Connecting France with Good Economics

It seems that it may be possible. An interesting article from yesterday’s International Herald Tribune: Danielle Scache tries to avoid using the term “capitalism” in her economics class because it has negative connotations in France. Continue Reading...

AIDS: Not that Bad?

Bryan Caplan at EconLog says that he has long wondered about the validity of the statistics of the spread of AIDS on the African continent: The whole story had a quasi-Soviet flavor to it. Continue Reading...

Chirac Waves the White Flag

French President Jacques Chirac has given in to the student protests in his country, protests that called for the removal of the First Employment Contract. This is a controversial new law giving employers greater freedom in whom they fire amongst under-26 employees. Continue Reading...

Catholics on Immigration

Jordan’s post below observes the divisions among evangelicals on the hot-button issue of immigration. Its divisiveness—cutting across the usual lines of conservative/liberal and Democrat/Republican—has made the immigration debate an unusual and therefore extraordinarily interesting one. Continue Reading...

Surprise! Evangelical Politics Isn’t Univocal

“Letter on Immigration Deepens Split Among Evangelicals,” trumpets a story from the Washington Post. Ever since evangelicals received such credit in the election and reelection of George W. Bush, the ins and outs of evangelical politics has recieved a greater share of media attention. Continue Reading...

‘Overwhelmed by Orphans’

Where will they go? Churches and religious relief organizations are playing a much more active role in U.S. foreign policy. And that has been obvious in recent months in the recovery efforts for the South Asian tsunami and the Pakistan earthquakes. Continue Reading...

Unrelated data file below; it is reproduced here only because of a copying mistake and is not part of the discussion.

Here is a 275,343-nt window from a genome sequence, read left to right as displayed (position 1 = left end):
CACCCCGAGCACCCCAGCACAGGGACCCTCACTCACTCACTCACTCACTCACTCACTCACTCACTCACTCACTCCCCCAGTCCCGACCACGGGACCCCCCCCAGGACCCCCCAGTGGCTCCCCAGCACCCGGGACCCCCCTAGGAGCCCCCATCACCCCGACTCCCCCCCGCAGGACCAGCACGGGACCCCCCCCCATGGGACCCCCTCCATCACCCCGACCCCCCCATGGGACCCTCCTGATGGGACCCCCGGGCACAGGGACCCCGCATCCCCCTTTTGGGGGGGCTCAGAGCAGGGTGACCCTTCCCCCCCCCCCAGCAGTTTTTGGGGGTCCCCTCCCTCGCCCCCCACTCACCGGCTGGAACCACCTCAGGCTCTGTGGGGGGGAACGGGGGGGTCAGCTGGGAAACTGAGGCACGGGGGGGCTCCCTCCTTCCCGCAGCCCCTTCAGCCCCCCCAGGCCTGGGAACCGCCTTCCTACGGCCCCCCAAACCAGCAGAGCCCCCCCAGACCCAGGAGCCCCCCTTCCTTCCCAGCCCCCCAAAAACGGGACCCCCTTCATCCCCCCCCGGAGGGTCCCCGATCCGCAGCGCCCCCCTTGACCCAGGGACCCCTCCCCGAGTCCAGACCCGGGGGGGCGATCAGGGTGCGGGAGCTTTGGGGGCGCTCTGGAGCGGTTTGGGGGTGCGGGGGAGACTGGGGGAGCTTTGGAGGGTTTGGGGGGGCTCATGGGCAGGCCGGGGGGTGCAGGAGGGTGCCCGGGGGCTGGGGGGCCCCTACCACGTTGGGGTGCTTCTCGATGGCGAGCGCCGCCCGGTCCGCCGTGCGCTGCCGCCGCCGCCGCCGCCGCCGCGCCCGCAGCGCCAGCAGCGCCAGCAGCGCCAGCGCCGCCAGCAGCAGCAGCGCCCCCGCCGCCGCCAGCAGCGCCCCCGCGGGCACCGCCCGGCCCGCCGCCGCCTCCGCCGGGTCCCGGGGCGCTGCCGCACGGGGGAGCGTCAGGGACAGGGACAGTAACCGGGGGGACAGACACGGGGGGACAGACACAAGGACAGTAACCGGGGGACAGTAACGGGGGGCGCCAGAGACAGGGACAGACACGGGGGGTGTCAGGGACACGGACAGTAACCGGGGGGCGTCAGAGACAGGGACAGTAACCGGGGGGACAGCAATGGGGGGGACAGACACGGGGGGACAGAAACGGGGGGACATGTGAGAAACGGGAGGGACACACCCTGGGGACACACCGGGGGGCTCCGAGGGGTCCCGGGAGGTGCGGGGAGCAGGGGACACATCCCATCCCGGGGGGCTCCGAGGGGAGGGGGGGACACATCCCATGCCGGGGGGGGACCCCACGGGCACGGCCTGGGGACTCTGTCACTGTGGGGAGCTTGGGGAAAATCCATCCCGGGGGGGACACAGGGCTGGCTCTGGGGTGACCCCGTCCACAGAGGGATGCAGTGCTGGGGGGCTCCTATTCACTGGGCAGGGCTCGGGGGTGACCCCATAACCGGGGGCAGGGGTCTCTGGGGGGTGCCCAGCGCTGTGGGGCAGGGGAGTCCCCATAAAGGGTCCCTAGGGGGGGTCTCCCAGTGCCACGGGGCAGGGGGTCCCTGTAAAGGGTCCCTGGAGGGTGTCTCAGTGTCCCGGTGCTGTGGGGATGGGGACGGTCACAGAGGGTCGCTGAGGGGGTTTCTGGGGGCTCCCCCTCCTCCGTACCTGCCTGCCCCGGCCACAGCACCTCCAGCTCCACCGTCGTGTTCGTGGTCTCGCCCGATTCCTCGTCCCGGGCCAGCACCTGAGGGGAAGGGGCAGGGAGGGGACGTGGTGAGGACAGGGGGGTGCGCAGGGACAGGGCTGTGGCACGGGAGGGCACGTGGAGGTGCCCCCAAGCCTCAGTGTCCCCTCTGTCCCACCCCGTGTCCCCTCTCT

French ‘Security’ and Economic Reality

As student demonstrations in France mount, the government finds it increasingly difficult to dismantle restrictive labor laws that are directly tied to high unemployment rates. Michael Miller examines the political and cultural factors that are behind the French fear of economic risk taking. Continue Reading...

Immigration is a Symptom

Large numbers of migrant populations going out of a particular area or nation should be viewed in large part as a signal of something. There are reasons for people to pick up and move, and policy and governing bodies would do well to examine these reasons. Continue Reading...

Budziszewski on Subsidiarity

Following up on yesterday’s entry about Ronald Aronson’s call for a renewed socialism in American politics, I offer this paragraph from J. Budziszewski’s book, What We Can’t Not Know. Discussing the principle of subsidiarity as first explicitly articulated by Pius XI in the encyclical Quadragesimo Anno, Budziszewski writes, As Pius explained, what pushed the principle of subsidiarity to the forefront was the crisis in civil society brought about by the industrial revolution. Continue Reading...